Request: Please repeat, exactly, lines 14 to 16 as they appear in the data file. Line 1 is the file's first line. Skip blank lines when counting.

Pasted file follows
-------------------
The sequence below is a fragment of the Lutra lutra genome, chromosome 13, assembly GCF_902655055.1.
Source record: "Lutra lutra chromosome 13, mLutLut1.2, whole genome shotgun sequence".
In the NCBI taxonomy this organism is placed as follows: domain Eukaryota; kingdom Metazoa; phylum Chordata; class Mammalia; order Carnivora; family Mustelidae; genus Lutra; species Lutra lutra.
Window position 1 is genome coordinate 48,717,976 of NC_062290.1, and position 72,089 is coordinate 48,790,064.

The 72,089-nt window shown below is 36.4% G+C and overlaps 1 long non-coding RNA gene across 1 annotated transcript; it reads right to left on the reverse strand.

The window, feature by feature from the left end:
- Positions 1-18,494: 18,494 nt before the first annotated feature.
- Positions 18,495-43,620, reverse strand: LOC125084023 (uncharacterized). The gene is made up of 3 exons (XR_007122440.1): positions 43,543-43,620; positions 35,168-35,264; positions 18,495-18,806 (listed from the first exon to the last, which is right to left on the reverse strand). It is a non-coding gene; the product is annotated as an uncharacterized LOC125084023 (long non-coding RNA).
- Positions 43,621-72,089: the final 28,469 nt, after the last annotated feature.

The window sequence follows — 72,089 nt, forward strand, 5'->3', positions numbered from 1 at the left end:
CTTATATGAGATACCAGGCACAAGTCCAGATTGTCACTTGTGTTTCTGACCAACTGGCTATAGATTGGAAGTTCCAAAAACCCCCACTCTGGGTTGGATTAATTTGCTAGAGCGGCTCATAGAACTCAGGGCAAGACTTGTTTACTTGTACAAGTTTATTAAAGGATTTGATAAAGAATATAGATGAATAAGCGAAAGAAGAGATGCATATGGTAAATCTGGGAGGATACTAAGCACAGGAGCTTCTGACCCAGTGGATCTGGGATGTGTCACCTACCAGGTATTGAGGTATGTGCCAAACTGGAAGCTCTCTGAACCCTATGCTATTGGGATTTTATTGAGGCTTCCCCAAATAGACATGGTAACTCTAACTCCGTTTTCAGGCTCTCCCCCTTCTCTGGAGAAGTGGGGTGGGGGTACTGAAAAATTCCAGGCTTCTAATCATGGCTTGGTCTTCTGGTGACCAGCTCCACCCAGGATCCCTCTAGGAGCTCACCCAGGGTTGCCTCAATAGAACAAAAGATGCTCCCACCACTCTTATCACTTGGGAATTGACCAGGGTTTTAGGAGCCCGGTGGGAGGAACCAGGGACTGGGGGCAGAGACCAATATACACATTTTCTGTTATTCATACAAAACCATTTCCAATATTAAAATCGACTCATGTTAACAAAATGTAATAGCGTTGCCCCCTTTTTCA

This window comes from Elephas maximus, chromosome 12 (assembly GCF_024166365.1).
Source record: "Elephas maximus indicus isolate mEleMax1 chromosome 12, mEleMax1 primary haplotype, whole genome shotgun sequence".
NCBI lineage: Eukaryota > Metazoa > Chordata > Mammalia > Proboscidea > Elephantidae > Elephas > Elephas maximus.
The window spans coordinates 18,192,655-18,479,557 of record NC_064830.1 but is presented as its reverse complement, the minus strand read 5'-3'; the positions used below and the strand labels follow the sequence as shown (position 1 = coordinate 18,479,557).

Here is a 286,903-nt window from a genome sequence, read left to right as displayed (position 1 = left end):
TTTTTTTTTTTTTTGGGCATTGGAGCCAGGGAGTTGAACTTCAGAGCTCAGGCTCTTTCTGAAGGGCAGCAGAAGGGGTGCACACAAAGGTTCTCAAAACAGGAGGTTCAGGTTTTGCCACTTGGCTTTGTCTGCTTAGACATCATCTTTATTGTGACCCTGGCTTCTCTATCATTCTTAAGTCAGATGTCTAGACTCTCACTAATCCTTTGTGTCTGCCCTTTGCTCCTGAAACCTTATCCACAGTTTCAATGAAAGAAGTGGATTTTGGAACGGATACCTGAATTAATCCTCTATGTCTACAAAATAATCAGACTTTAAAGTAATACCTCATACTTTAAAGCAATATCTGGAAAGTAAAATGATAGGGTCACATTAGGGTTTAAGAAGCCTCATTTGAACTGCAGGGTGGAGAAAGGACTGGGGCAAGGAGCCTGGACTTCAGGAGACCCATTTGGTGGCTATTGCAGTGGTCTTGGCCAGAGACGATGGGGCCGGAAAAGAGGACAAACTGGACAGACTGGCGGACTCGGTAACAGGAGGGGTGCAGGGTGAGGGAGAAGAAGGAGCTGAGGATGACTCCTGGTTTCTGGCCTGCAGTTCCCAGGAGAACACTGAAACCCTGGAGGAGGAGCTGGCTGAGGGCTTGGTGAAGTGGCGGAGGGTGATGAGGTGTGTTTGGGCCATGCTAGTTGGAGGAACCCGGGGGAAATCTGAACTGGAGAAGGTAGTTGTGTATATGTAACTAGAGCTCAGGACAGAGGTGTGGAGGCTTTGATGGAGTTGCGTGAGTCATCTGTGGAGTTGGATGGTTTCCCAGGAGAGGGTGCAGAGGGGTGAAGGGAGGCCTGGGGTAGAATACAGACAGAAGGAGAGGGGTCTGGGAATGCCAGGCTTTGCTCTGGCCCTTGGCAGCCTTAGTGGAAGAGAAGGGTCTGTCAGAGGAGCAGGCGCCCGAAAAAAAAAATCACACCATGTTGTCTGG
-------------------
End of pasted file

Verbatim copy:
NCBI lineage: Eukaryota > Metazoa > Chordata > Mammalia > Proboscidea > Elephantidae > Elephas > Elephas maximus.
The window spans coordinates 18,192,655-18,479,557 of record NC_064830.1 but is presented as its reverse complement, the minus strand read 5'-3'; the positions used below and the strand labels follow the sequence as shown (position 1 = coordinate 18,479,557).

Here is a 286,903-nt window from a genome sequence, read left to right as displayed (position 1 = left end):